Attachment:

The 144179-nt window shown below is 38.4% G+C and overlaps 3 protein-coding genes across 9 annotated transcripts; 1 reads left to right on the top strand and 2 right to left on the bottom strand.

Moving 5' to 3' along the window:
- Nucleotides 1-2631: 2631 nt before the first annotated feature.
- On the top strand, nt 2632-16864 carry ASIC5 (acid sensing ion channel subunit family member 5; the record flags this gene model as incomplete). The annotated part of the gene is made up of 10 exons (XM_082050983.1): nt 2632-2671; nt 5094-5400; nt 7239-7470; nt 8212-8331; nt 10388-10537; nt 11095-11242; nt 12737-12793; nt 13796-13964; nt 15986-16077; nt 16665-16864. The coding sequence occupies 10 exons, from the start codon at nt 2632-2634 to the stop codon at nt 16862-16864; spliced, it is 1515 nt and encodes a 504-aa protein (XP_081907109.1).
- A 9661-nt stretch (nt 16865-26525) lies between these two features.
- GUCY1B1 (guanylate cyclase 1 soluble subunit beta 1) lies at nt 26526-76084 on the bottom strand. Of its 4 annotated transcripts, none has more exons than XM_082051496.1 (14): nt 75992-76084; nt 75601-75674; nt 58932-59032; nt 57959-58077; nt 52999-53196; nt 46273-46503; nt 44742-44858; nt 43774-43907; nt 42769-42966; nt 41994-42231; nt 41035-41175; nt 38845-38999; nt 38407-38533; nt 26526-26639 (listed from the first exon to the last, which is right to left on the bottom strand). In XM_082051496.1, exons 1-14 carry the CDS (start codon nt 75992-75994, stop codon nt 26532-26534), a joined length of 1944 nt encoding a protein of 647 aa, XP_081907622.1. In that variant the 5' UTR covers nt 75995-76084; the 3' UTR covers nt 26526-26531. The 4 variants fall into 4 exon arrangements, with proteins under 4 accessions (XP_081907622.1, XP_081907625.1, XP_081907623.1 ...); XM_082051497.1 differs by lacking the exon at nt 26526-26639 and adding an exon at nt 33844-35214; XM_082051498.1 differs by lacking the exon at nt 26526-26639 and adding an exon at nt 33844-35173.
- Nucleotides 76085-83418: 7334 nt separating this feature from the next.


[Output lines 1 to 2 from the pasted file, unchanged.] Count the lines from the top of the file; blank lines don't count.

The 144179-nt window shown below is 38.4% G+C and overlaps 3 protein-coding genes across 9 annotated transcripts; 1 reads left to right on the top strand and 2 right to left on the bottom strand.

Moving 5' to 3' along the window: